The Cowboys still wear white at home today. White has been worn at home by the Miami Dolphins, Washington Redskins, Philadelphia Eagles, several other NFL teams. Teams in cities with hot climates choose white jerseys at home during the first half of the season, because light colours absorb and retain less heat in sunlight – as such, the Dolphins, who stay white year-round, will use their coloured jerseys for home night games; every current NFL team except the Seattle Seahawks has worn white at home at some time in its history. During the successful Joe Gibbs era, the Washington Redskins chose to wear white at home in the 1980s and 1990s, including the 1982 NFC Championship Game against Dallas. Since 2001 the Redskins have chosen to wear white jerseys and burgundy jerseys equally in their home games, but they still wear white against the Cowboys; when Gibbs returned from 2004 to 2007, they wore white at home exclusively. In 2007, they wore a white throwback jersey; the Dallas Cowboys' blue jersey has been popularly viewed to be "jinxed" because of defeats at Super Bowl V in 1971, in the 1968 divisional playoffs at Cleveland, Don Meredith's final game as a Cowboys player.
Dallas's only victory in a conference championship or Super Bowl wearing the blue jerseys was in the 1978 NFC Championship game at the Los Angeles Rams. Super Bowl rules changed to allow the designated home team to pick their choice of jersey. White was chosen by the Cowboys, the Redskins, the Pittsburgh Steelers, the Denver Broncos, the New England Patriots; the latter three teams wear colours at home, but Pittsburgh had worn white in three road playoff wins, while Denver cited its previous Super Bowl success in white jerseys, while being 0–4 when wearing orange in Super Bowls. Teams playing against Dallas at home wear their white jerseys to try to invoke the "curse", as when the Philadelphia Eagles hosted the Cowboys in the 1980 NFC Championship Game. Teams including the St. Louis Cardinals and New York Giants followed suit in the 1980s, the Carolina Panthers did so from 1995 until 2006, including two playoff games; the Hous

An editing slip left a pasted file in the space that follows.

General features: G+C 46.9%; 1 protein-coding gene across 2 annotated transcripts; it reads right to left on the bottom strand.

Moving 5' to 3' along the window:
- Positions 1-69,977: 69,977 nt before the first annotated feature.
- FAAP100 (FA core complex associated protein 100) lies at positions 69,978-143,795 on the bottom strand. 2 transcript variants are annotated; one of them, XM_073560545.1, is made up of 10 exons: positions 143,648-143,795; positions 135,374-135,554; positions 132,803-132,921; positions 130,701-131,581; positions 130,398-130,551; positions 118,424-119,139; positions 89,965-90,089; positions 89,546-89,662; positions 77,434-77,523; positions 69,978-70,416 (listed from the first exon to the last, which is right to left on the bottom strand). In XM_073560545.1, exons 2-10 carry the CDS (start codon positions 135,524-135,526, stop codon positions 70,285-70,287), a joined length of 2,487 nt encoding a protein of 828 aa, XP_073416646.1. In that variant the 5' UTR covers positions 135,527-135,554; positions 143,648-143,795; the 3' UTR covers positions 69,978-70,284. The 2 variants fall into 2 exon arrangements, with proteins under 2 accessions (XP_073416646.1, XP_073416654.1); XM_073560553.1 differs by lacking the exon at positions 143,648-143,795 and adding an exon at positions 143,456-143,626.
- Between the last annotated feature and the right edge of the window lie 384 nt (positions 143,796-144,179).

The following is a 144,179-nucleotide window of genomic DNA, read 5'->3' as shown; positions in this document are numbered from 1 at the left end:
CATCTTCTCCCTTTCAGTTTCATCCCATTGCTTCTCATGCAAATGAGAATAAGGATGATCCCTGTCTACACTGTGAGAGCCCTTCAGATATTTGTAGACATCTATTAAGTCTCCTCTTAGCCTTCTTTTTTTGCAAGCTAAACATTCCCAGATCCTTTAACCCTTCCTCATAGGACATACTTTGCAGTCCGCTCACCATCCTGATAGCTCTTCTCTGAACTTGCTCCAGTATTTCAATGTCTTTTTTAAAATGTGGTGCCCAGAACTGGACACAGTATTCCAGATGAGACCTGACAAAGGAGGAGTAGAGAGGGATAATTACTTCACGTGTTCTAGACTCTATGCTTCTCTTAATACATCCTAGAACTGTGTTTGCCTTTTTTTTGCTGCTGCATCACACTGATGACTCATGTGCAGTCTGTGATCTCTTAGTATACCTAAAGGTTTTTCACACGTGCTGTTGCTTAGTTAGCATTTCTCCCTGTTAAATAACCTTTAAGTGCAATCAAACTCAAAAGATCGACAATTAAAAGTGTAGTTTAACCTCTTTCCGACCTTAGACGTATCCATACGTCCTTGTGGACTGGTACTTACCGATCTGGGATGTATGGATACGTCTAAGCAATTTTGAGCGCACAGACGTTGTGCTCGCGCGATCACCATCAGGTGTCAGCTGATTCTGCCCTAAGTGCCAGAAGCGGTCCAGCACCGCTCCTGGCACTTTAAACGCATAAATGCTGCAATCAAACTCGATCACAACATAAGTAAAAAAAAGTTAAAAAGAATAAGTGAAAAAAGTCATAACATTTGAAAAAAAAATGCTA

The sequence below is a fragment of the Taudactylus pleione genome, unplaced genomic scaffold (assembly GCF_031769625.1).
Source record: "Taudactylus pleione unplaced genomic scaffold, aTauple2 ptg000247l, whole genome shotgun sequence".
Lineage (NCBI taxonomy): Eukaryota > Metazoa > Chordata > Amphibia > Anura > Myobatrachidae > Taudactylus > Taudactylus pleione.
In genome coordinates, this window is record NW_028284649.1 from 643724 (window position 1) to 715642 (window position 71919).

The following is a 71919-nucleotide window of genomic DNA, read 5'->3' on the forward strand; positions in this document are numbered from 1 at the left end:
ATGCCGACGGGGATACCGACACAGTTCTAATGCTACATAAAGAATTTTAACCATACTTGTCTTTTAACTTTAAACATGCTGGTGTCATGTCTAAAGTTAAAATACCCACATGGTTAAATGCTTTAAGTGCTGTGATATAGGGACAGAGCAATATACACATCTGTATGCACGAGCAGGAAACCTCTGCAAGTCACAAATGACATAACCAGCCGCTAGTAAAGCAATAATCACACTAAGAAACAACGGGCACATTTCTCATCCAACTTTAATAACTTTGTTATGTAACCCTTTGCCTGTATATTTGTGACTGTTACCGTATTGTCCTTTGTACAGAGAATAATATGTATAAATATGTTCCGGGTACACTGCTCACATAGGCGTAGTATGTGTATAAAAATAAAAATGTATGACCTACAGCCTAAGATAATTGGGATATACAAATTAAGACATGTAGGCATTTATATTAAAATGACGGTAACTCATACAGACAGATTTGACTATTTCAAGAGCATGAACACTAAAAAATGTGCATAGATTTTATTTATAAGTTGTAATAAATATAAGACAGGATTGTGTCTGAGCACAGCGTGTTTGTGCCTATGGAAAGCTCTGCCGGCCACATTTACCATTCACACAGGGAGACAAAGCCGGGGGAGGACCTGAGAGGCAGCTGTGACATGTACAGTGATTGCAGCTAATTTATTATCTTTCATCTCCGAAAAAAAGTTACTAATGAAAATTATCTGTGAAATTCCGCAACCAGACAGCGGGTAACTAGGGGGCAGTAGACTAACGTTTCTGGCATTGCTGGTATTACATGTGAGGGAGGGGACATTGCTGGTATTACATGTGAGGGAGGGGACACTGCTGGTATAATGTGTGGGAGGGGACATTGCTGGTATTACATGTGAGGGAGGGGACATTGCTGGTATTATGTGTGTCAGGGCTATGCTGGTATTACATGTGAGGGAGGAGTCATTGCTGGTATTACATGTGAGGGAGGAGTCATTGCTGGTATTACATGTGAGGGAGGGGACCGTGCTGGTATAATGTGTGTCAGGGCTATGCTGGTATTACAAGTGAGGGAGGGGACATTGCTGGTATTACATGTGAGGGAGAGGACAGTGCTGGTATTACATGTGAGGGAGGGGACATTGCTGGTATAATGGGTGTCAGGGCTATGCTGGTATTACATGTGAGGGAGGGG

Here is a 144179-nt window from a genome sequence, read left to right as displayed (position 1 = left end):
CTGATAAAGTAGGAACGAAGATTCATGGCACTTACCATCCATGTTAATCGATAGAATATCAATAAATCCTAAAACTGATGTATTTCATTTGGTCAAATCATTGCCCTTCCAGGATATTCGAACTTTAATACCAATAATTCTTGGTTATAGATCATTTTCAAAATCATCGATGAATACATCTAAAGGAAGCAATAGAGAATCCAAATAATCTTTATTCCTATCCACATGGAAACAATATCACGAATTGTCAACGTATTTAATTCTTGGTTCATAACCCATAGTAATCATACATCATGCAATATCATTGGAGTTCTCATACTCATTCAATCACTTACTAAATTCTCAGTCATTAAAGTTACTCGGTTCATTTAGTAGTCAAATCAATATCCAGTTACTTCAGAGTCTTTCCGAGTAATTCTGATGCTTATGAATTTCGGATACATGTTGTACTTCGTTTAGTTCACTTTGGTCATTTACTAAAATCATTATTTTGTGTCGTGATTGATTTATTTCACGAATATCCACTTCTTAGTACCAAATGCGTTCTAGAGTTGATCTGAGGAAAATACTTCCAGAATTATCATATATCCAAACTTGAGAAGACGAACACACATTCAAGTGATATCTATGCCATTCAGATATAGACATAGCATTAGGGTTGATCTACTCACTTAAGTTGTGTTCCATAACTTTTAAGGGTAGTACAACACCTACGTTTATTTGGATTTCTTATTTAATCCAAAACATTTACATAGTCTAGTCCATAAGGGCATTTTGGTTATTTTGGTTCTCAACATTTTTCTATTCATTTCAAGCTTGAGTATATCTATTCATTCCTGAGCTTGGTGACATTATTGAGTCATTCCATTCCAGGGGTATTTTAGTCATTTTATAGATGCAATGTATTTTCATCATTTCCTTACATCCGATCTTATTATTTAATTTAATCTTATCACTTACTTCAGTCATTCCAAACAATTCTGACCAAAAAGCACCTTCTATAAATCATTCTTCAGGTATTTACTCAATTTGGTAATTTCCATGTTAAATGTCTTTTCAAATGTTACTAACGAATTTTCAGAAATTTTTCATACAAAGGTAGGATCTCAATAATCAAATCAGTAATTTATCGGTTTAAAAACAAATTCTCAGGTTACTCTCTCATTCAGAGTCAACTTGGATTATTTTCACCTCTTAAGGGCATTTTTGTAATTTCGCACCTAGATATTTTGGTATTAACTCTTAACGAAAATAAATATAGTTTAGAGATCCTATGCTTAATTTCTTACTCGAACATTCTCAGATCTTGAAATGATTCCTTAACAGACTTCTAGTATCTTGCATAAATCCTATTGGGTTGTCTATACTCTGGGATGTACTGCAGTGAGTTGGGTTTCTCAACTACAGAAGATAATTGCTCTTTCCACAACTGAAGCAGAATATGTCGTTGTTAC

Kit (association football)
In association football, kit is the standard equipment and attire worn by players. The sport's Laws of the Game specify the minimum kit which a player must use, prohibit the use of anything, dangerous to either the player or another participant. Individual competitions may stipulate further restrictions, such as regulating the size of logos displayed on shirts and stating that, in the event of a match between teams with identical or similar colours, the away team must change to different coloured attire. Footballers wear identifying numbers on the backs of their shirts. A team of players wore numbers from 1 to 11, corresponding to their playing positions, but at the professional level this has been superseded by squad numbering, whereby each player in a squad is allocated a fixed number for the duration of a season. Professional clubs usually display players' surnames or nicknames on their shirts, above their squad numbers. Football kit has evolved since the early days of the sport when players wore thick cotton shirts and heavy rigid leather boots.
In the twentieth century, boots became lighter and softer, shorts were worn at a shorter length, advances in clothing manufacture and printing allowed shirts to be made in lighter synthetic fibres with colourful and complex designs. With the rise of advertising in the 20th century, sponsors' logos began to appear on shirts, replica strips were made available for fans to purchase, generating significant amounts of revenue for clubs; the Laws of the Game set out the basic equipment which must be worn by all players in Law 4: The Players' Equipment. Five separate items are specified: shirt, socks and shin pads. Goalkeepers are allowed to wear tracksuit bottoms instead of shorts. While most players wear studded football boots, the Laws do not specify. Shirts must have sleeves, goalkeepers must wear shirts which are distinguishable from all other players and the match officials. Thermal undershorts must be the same colour as the shorts themselves. Shin pads must be covered by the stockings, be made of rubber, plastic or a similar material, "provide a reasonable degree of protection".